‘Claudio Quest’ in Anaheim is a feel-good fairy tale for our fractured times
by Eric Marchese
Do video game characters have internal lives of their own? They do in the minds of Marshall Pailet and Drew Fornarola, whose musical “Claudio Quest” shows us what really goes on inside a home video game.
In the 2010 show’s West Coast premiere, Chance Theater delivers a production whose visual look and bouncy style mirror the bright colors, kinetic action, and constant motion and sound of the video games it both depicts and spoofs.
The specific games parodied are “Super Mario Bros.” of 1985 and the earlier “Donkey Kong” (1981), representing the earliest games played on 8-bit home computers of the late 1970s and early ’80s (Apple, Atari, Commodore, etc.).
Director Pailet’s staging has the wild look and style of a video game, and the show’s quirkily entertaining music, lyrics, script, story and characters fill Chance Theater’s stage with color, energy and fun.
The quiet opening scene depicts a little boy (Dylan Shube in the performance reviewed) playing the Claudio Quest video game on his older brother’s home computer. Soon, the entire universe of the game’s characters explodes onto the stage in the first musical number.
We meet game hero Claudio (Beau Brians), his dependable brother Luis (Andrew Puente), and Princess Poinsettia (Kim Dalton), whose repeated need to be rescued is the game’s object. Aiming to defeat Claudio and endanger the princess is bad guy Bruiser (Miguel Cardenas), a duck-billed platypus capable of exhaling deadly flames.
Just as Luis is overshadowed by his famous brother, the princess also has a younger sister, Princess Fish (Monika Pena), who’s treated by the Eggplant Kingdom’s denizens like an afterthought. As cheeky and ultra-bold as her sister is girly-girl, Fish’s kick-boxing skills repeatedly save the day.
Home computers like Commodores and Ataris that were at one time state of the art now represent technology that now seems jokily primitive – yet, Pailet and Fornarola have crafted more than a simple live-action parody, investing Claudio, Luis and Fish with desires, dreams and aspirations that are expressed in the show’s 18 songs.
The playful script brims with clever, offbeat touches, and not just for kids – most adults will enjoy seeing Claudio admit to Luis that he’s been using “moon juice” to enhance his abilities, a direct slam at professional athletes caught using PEDs.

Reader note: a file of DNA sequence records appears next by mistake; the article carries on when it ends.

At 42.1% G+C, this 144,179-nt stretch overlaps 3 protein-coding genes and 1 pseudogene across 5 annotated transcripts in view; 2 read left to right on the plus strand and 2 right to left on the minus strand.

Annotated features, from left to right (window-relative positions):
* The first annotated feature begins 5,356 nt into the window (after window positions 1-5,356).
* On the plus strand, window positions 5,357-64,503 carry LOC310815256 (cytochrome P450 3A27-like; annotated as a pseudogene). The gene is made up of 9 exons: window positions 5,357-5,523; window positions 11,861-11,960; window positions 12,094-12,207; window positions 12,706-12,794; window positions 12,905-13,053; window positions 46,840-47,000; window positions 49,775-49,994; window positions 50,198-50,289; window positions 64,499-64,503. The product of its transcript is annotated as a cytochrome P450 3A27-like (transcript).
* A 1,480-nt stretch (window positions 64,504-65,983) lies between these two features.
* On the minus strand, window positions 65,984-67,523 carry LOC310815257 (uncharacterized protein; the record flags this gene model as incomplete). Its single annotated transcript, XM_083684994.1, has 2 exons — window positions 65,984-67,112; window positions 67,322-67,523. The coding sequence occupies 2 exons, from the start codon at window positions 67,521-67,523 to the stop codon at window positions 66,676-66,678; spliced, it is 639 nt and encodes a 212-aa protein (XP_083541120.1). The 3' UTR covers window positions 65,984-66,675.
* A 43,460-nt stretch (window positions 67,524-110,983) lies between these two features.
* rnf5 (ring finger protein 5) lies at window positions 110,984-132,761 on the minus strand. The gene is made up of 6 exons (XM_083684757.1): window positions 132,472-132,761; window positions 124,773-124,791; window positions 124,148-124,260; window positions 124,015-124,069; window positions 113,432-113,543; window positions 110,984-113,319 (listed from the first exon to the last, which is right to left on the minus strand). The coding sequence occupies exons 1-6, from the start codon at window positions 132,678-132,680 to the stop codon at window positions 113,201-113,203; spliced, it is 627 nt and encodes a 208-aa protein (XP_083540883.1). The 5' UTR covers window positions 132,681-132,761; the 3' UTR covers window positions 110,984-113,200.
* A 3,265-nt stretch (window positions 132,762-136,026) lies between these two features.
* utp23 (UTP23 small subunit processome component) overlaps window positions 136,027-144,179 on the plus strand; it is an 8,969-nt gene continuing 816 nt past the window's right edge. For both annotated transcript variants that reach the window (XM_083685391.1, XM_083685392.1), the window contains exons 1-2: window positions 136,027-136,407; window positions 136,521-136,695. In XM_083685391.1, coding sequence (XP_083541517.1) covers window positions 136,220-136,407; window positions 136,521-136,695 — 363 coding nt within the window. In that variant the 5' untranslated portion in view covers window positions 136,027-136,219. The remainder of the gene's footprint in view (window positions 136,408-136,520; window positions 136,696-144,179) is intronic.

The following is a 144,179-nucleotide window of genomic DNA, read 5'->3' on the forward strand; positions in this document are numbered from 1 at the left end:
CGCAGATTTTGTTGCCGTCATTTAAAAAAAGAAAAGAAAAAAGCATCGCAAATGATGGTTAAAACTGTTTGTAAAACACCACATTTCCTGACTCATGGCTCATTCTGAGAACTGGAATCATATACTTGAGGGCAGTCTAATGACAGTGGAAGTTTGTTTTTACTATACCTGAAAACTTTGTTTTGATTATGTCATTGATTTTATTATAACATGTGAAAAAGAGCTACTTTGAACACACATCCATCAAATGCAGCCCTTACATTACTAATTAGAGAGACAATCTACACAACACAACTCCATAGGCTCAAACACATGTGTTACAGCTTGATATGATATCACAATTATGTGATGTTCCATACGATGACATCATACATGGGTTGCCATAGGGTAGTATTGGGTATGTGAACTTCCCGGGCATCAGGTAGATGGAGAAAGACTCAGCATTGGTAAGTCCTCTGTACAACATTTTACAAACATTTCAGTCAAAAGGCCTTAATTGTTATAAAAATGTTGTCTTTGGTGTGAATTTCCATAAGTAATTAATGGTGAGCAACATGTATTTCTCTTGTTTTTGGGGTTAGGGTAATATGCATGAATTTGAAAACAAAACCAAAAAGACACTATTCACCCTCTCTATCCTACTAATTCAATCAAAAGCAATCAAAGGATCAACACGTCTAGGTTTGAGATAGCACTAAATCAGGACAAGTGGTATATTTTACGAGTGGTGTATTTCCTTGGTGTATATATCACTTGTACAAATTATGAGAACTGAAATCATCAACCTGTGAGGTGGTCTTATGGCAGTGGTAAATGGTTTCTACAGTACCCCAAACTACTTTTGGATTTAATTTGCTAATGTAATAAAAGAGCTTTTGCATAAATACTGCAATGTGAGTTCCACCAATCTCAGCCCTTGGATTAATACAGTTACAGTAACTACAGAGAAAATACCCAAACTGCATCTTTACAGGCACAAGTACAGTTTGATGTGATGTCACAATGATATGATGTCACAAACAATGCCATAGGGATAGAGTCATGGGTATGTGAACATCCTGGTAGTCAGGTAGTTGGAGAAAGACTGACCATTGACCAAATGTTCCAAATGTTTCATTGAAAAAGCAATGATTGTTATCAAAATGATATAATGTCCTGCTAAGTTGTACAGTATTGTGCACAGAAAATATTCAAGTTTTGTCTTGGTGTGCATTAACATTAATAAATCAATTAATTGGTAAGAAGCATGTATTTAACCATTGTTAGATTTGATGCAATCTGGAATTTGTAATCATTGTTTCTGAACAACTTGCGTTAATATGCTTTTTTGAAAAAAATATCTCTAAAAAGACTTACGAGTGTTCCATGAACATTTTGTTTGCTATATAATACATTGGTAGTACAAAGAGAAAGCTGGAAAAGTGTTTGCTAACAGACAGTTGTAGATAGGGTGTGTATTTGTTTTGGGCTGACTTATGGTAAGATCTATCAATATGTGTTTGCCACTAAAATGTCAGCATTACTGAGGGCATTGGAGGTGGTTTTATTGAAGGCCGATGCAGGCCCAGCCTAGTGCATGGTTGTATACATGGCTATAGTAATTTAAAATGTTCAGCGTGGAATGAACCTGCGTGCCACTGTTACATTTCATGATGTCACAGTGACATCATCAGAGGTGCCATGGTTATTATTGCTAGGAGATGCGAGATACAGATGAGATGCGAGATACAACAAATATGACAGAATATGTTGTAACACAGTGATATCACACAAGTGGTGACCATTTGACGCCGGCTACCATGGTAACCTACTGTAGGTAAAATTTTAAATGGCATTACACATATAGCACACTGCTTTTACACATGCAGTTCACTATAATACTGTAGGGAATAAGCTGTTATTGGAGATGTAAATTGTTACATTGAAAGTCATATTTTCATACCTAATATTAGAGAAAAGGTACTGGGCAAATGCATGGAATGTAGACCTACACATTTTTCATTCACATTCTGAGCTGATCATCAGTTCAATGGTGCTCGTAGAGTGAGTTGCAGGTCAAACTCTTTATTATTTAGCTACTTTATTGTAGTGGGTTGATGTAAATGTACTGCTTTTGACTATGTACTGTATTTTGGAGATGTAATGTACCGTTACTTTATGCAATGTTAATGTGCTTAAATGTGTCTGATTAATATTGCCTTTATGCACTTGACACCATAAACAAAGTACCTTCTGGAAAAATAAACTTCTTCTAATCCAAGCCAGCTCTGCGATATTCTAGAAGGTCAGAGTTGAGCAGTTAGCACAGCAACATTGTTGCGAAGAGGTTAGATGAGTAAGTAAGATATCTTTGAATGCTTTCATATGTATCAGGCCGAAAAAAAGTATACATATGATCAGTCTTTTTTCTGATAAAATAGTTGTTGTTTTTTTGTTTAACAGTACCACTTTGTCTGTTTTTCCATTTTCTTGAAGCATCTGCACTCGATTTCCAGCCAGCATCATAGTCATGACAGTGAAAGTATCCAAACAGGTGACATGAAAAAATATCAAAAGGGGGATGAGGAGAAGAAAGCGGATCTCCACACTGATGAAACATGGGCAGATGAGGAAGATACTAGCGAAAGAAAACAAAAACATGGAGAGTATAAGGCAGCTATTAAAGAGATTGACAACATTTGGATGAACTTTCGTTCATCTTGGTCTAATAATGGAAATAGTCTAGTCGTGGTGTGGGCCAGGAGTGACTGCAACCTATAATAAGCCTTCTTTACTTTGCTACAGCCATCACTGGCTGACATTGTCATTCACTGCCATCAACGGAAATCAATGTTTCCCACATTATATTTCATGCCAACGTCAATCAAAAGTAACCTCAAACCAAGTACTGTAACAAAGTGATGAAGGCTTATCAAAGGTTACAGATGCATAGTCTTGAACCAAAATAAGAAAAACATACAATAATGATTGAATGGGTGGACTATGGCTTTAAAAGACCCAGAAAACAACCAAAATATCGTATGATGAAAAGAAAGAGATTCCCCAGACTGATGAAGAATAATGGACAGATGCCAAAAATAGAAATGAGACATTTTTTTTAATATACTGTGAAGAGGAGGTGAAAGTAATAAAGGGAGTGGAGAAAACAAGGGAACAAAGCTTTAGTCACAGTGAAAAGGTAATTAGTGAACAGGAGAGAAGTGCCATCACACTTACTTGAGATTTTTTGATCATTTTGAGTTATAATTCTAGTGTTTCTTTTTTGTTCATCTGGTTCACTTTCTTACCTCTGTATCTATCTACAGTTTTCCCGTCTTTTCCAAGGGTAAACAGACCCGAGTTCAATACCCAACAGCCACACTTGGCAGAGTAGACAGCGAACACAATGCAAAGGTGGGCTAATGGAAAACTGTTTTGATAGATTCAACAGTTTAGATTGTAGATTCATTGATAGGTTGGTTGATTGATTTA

Music director Ryan O’Connell has expertly orchestrated Pailet’s inventive score, which is part music, part computer-generated sounds. Sound effects include sonic tones à la ’80s video games – digital beeps and chirps and flourishes – and the songs, outlandish visual effects and choreographer Maxx Reed’s dance steps inject fun and energy into Chance’s production.
Vocally, Brians, Puente and Pena are first-rate pop-and-rock musical theater singers, well served in solos and by the part-melodic, part-lively Act Two song “Moon Power.”
Brians’ Claudio, a studly blue-clad hero, is engagingly confident and one-dimensional, turning deeper and more philosophical in Act Two. More than just an orange version of Claudio, Puente is utterly humble and likable as the modestly heroic Luis, while Pena’s plucky, fearless, charismatic Fish is a feisty bundle of energy who yearns to soar.
Cardenas uses a humorous lisp to soften Bruiser’s menace, and he enjoyably pulls off the villain’s sinisterly sexy semi-funk number “The Platypus Song.” As Elgafink, Bruiser’s sympathetic shrink, Kellie Spill gooses psychiatry and parodies psychobabble.
Dalton’s operatic soprano vocals as Poinsettia are unlike the show’s three leads – still played for laughs, but through a clearly different vocal style – and the four-woman, two-man ensemble energetically fills in all of the supporting and background roles depicting the colorful population of the “Claudio Quest” video universe.
Fred Kinney’s scenic design perfectly captures the look and horizontal-motion orientation of the earliest home video games, rimmed with vertical ladders and using tables of different heights to represent the game’s various horizontal “levels.”
Rachael Lorenzetti’s costumes feature a pleasing palette of basic colors – plenty of bright blues, oranges, greens and yellows – while black-clad baddie Bruiser is garbed like a member of a ’50s motorcycle gang. Justin Melillo’s animation, Matt Schleicher’s lighting and Ryan Brodkin’s sound add to the visual and audio effects meant to replicate a home video game.
Chance’s production of “Claudio Quest” is an imaginative, whimsical, lighthearted theatrical confection – a feel-good fairy-tale for our fractured times.
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